As for writing – for me I’m content to ‘practice’ writing on my blog – currently with the haibun. I keep getting nudges – both from others and from my inner self – to collect all the pieces I have written over the past year together and sort through them. There are lot of short story competitions happening around the world. Maybe some of my short pieces could grow into a short story for competition.

    Becoming a competition writer might be an option for you too. There are non-fiction awards and opportunities for publication of non-fiction do come up as competitions.

    Years ago, before e-publishing – writers would talk about how to pick yourself up and keep going after getting rejected by publishers. So many well known writers talk about being rejected numerous times before publication. Maybe e-publishing is a similar experience. It gives us a chance to run our writing by a number of readers, get some feedback and sort through what works and what doesn’t

    Meanwhile – back at the keyboard – we can either give up or work on b

  3. Sorry about the last sentence – it disappeared and posted before I finished it. – Basically what I going to say is : we can work on honing our craft – either that or give up. Working through the setbacks in life is said to build character and determination πŸ™‚ Sorry about the length of reply but it’s a subject close to my heart. Keep on keeping on and believe in yourself.

    • Thanks, Suzanne. This post was designed for responses. I entered a few competitions, but the fees add up. At least with my e-books, I can say I’m published – and time will tell. Cause, the cream will rise to the top. Check out the other writers too.

  4. I believe that, for most of us, we should write the story we enjoy writing. Getting upset because one’s self-published book did not become a blockbuster success is like getting mad at yourself for not being able to shoot a bullet out the air with a another bullet. Because the odds are about the same. Think of it like an audition: You might be a great actor who is handsome and can sing and dance too, but so are the other 1200 people who showed up at the casting call. The casting director represents the reading audience, and your chemistry with your potential co-stars is timing. Odds are, despite your incredible hard work and skill, you still aren’t going to get the part. It’s not you, it’s the statistics.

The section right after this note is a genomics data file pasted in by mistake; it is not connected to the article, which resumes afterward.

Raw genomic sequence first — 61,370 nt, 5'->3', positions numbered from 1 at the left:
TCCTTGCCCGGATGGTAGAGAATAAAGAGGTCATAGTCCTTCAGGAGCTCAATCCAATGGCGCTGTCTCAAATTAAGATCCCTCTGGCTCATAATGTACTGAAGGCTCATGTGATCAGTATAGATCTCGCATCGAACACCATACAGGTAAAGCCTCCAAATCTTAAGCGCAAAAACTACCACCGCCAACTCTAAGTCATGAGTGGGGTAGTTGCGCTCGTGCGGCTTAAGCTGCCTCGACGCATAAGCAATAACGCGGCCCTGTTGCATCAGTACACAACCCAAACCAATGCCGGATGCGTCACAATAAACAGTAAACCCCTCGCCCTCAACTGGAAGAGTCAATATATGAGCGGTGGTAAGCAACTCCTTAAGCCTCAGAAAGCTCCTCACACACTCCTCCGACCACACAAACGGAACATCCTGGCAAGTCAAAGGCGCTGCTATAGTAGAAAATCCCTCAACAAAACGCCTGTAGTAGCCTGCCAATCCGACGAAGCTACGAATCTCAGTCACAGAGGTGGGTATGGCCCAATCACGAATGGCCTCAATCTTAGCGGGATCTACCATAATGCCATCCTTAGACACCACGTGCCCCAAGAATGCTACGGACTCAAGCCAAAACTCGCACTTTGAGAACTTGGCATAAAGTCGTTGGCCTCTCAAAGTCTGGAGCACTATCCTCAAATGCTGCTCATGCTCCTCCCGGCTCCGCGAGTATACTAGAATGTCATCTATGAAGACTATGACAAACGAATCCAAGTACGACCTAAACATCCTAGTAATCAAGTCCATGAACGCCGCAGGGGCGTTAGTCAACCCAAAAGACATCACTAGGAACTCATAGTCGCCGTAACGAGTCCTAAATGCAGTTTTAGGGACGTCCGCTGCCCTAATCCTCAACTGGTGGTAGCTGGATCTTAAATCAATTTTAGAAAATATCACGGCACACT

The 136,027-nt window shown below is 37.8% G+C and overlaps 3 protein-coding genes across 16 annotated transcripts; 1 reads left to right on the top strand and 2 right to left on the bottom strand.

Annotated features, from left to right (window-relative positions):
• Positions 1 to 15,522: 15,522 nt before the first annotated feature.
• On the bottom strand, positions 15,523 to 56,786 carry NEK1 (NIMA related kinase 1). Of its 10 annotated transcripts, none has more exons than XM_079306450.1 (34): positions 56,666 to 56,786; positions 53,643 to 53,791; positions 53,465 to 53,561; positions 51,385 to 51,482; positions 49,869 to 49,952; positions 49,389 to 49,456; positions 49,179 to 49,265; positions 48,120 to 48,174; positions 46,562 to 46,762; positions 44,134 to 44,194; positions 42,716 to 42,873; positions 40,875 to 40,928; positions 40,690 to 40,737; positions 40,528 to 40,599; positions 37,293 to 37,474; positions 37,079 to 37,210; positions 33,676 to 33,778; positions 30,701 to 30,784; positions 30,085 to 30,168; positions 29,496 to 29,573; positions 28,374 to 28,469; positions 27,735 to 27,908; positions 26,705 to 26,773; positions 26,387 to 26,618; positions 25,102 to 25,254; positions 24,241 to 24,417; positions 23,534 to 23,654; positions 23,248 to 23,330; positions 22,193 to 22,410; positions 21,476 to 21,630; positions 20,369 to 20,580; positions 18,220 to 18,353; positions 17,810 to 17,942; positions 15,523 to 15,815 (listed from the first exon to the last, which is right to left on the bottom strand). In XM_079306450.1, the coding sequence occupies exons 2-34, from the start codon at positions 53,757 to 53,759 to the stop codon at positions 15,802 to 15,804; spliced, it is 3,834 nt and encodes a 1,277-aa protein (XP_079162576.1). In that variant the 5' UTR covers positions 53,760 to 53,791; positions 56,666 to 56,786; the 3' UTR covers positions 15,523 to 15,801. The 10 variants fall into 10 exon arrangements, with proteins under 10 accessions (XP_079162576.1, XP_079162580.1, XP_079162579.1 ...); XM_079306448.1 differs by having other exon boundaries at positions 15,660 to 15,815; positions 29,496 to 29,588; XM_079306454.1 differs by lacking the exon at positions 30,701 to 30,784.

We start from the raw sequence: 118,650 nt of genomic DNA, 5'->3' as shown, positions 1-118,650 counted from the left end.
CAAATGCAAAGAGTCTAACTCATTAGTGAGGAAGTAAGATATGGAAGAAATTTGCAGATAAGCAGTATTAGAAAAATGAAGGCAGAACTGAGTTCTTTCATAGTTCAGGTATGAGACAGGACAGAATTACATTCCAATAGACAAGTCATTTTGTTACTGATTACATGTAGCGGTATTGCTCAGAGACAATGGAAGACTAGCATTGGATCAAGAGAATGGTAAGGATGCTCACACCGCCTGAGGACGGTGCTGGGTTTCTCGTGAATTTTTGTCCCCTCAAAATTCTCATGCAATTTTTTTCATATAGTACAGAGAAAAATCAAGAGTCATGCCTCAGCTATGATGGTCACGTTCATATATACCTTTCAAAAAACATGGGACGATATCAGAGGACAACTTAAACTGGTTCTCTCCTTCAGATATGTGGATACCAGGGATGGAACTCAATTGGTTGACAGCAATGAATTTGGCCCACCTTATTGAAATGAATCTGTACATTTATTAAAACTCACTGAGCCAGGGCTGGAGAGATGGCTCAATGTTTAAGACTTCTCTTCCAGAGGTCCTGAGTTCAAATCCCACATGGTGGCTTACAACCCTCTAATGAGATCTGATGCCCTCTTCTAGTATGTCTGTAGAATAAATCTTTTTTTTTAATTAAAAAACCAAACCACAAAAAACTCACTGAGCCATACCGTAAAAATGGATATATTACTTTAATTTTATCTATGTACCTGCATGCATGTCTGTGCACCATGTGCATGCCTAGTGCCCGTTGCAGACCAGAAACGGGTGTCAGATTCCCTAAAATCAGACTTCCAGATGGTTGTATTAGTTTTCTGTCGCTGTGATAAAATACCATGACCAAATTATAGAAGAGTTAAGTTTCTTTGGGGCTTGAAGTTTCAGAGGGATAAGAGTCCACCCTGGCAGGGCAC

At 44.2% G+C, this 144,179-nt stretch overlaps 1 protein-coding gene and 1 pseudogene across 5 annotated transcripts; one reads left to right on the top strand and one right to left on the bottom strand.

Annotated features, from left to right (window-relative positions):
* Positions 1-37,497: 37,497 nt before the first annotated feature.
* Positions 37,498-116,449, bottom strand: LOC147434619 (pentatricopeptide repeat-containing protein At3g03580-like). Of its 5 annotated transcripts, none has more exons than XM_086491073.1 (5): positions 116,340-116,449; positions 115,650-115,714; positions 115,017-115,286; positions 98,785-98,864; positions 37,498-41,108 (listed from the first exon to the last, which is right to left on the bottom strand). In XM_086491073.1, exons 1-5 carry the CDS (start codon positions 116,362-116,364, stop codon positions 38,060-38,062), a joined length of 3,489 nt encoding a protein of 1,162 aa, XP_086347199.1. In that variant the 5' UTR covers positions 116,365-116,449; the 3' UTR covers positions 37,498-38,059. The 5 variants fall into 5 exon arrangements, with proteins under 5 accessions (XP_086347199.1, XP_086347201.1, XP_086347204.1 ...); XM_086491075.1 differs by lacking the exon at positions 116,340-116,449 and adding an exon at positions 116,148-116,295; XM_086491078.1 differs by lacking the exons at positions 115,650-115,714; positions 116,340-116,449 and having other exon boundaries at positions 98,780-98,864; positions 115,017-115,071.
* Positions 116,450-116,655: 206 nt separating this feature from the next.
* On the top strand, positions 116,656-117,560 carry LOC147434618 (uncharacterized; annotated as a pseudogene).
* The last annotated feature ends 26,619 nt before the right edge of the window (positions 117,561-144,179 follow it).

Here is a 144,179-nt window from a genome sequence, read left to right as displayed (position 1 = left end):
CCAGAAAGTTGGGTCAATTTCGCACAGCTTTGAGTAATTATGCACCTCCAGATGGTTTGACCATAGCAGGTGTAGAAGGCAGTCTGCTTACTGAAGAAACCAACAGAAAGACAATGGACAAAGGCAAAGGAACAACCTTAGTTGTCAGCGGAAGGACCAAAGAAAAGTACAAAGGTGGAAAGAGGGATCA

I always doubt myself as a writer, and I’m convinced no one wants to read what I wrote, and that my story is just a bunch of words strung together with no purpose or direction. But that’s a lousy excuse to quit and a paltry obstacle to finishing. I just have to write it anyway, because what if I don’t? That could have been the one that turned out great!

      • Thank you for the compliment. In a weird way, I find the stats comforting. Lack of success doesn’t mean failure when you look at it statisically. You can still feel good that you wrote the best thing you could have written.

  5. For those that are gifted in writing the words seem to flow..Not me! So my suggestion is to take a short sabbatical.. Rest your mind and take in the beauty of your surrounding.. Just some quiet time and it’s always good for all of us to seriously look and ask ourselves why? Before you know it, the words will flow..

  6. Ouch! That’s always a tough prospect. I’d say what works for me is to temporarily pack it in and await inspiration. it always seems to come rescue me, especially when I’m busy at work πŸ™‚